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Debating the Merits of Deconstructivism

August 14, 1988

Since you described my work as trivializing a style referred to as Deconstructivism ("Architecture as Sculptural Objects" by Sam Hall Kaplan, July 24) I felt that I should introduce myself and my position.

My project on the southeast corner of Robertson and Santa Monica boulevards, which will function very well as the Mexican restaurant it will shortly be, was used as an example to show that the style described in the story is now a fad that anyone can simply and in a trivial way copy.

If this premise is true, my project should not be used for this example. I have been carefully practicing this style, perhaps more appropriately called Neo-Expressionism than Deconstructivism, for more than 10 years.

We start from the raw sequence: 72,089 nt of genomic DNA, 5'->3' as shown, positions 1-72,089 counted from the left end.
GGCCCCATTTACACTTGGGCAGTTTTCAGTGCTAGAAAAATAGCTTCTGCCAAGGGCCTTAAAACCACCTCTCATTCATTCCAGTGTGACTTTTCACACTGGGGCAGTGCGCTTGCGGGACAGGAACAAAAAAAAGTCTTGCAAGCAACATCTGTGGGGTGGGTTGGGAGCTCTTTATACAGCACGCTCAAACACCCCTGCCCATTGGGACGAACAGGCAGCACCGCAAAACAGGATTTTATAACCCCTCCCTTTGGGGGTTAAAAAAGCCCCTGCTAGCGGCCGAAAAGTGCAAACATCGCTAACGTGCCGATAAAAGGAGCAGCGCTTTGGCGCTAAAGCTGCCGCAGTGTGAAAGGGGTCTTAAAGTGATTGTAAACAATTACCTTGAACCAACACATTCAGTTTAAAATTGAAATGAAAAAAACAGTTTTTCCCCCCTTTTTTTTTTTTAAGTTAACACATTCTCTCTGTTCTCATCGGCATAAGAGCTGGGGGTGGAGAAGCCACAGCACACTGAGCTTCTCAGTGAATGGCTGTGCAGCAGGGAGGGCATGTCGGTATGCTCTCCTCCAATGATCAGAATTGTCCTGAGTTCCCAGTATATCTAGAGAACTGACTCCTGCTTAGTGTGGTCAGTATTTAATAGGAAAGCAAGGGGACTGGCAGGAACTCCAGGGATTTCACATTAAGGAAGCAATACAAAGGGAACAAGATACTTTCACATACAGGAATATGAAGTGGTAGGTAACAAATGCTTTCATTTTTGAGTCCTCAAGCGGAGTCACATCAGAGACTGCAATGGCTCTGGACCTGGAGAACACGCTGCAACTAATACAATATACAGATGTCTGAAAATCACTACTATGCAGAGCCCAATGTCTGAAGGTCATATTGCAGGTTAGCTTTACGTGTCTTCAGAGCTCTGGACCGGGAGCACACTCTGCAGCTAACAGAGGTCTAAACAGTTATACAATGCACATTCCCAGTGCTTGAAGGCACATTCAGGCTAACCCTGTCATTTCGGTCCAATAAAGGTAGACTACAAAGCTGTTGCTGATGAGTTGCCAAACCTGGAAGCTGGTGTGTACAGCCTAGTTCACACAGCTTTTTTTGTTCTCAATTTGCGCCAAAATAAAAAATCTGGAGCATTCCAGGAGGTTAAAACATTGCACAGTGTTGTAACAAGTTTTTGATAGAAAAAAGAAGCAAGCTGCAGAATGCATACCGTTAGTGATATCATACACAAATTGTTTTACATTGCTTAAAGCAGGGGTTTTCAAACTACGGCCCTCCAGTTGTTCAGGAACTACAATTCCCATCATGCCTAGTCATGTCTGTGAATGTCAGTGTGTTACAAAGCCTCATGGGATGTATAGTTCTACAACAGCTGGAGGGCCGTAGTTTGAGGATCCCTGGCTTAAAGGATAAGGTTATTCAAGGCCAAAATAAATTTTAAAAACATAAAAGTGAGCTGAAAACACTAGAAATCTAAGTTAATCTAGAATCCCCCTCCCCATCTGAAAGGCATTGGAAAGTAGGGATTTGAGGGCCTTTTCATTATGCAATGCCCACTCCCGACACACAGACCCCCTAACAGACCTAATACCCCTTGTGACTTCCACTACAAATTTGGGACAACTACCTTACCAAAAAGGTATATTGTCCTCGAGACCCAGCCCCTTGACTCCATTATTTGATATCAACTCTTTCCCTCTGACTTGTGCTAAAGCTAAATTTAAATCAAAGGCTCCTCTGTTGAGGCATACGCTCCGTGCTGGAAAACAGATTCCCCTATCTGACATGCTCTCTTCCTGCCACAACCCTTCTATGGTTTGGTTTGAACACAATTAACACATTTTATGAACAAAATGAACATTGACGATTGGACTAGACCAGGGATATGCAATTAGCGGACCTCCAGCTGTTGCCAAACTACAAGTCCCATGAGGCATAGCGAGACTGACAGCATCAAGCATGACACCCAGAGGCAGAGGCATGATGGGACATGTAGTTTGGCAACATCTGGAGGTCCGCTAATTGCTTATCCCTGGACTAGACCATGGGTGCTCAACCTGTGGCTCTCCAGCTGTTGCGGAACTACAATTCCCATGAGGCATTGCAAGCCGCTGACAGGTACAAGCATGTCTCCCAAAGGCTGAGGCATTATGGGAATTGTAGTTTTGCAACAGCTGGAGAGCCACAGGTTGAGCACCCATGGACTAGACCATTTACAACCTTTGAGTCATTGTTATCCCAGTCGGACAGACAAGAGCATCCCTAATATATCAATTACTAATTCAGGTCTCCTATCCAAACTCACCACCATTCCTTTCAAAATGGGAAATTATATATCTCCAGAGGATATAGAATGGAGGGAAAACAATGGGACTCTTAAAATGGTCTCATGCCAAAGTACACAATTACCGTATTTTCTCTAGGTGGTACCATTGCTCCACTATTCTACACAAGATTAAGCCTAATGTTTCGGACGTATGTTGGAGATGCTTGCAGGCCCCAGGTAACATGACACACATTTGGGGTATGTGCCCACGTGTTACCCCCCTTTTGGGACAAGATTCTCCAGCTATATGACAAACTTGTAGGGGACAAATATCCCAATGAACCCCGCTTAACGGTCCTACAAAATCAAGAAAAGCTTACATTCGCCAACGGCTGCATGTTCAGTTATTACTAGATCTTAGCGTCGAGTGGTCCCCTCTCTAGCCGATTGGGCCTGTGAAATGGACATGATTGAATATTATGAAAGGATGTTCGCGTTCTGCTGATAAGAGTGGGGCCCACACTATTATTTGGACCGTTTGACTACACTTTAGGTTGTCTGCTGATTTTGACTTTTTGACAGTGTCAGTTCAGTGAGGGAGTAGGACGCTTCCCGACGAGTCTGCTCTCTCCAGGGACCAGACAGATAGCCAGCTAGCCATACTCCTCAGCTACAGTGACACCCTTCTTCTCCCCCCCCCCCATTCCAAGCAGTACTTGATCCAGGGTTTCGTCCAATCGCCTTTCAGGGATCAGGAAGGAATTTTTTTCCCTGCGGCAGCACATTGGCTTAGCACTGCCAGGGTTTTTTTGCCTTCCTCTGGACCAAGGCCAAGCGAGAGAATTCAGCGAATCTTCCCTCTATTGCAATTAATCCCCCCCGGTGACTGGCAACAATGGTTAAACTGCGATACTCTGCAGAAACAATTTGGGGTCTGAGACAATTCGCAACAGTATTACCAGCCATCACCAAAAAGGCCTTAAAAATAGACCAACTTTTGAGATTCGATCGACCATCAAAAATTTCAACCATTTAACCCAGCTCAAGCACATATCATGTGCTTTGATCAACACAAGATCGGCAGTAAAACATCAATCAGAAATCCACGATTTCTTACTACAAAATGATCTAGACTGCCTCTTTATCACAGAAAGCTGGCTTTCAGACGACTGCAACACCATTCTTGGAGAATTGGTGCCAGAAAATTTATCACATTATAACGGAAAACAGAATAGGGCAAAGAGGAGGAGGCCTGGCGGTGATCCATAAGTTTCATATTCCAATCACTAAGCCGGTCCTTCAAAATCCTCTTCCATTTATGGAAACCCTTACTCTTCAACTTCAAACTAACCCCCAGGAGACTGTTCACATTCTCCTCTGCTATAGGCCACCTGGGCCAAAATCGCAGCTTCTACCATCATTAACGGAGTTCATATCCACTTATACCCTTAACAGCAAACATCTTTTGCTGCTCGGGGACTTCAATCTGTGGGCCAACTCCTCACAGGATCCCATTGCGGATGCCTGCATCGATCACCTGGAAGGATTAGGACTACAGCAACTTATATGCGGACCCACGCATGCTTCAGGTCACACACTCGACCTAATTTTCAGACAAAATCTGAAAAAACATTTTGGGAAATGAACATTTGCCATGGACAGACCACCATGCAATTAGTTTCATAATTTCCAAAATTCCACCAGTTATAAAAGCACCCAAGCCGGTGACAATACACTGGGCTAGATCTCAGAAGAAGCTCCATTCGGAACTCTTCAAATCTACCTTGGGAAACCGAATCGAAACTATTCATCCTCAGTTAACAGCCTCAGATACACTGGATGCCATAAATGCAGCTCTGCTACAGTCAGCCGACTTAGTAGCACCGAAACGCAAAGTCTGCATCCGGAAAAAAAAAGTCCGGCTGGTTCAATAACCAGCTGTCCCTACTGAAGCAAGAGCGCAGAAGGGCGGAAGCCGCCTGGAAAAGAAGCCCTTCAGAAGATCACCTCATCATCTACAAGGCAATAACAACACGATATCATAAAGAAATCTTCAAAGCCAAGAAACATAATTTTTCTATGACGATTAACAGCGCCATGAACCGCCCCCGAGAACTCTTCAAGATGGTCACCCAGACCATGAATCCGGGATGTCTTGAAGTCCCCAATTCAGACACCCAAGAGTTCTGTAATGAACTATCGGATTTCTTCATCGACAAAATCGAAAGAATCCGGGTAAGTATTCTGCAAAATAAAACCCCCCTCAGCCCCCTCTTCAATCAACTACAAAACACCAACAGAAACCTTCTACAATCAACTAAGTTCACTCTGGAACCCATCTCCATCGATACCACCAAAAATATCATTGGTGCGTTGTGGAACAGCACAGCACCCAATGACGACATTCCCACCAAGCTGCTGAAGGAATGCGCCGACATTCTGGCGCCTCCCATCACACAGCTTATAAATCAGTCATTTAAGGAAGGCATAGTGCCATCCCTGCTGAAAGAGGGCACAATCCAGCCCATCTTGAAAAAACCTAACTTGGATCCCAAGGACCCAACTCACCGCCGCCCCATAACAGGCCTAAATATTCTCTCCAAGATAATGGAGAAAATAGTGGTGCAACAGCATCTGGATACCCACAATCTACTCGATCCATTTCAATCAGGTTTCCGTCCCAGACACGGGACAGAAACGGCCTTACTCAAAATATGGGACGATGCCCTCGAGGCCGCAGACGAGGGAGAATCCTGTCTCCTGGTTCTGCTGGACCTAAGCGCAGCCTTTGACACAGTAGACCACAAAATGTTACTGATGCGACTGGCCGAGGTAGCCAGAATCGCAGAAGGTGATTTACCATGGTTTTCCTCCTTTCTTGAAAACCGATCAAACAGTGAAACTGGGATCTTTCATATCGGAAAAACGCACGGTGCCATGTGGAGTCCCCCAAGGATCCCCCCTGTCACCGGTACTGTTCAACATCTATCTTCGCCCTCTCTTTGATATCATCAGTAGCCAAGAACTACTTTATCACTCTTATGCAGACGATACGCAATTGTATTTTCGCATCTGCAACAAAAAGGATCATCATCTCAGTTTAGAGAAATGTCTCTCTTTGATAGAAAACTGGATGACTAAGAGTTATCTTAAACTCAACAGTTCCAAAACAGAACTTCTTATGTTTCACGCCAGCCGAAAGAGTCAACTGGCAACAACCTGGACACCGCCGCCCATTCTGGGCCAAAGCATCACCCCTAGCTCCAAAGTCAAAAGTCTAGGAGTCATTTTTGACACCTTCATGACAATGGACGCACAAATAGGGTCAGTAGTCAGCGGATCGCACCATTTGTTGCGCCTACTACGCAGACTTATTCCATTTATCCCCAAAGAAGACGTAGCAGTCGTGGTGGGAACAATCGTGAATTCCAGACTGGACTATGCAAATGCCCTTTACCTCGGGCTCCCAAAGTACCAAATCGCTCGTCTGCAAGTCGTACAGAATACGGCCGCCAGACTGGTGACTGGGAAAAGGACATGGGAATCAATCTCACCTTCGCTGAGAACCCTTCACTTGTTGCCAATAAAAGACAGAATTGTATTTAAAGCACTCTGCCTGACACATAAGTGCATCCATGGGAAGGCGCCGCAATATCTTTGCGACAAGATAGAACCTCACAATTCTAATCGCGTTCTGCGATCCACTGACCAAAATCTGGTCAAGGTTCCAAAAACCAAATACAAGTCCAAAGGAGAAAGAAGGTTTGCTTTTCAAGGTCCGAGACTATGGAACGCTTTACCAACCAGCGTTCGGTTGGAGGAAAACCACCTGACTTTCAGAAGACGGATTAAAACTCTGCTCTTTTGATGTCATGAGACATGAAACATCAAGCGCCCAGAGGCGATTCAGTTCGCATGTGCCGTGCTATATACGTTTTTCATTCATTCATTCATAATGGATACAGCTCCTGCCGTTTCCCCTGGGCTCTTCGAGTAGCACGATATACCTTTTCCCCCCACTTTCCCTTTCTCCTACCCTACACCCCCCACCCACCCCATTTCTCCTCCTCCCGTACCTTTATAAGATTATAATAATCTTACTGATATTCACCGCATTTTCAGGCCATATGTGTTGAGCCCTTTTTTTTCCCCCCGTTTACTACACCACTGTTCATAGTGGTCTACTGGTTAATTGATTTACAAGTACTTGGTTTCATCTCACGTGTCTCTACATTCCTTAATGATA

My experience includes three years with Frank Gehry's firm, as well as being one of the principal architects of CITY restaurant. While my current restaurant project may be simple (it is a small remodel of an existing building with a very tight budget), the project is very rich and far from trivializes the theories behind the works at the MOMA show.

The architecture that I create (and that of others working in this style) challenges the human experience instead of simply satisfying pedestrian functions. Human emotions and souls have needs too. Architects are not simply here to comfort society, but to give it environments that it can achieve its highest goals in.

Of course, the look of architecture changes. The human condition thrives on change. Can you imagine how upsetting the Baroque architecture we are so comfortable with now was when it was first introduced? In the most superficial way one could call any architectural style a fad. Nothing is done the same way forever. The better examples of architecture, particularly those which are controversial, make the human experience richer.

DAVID KELLEN

Los Angeles

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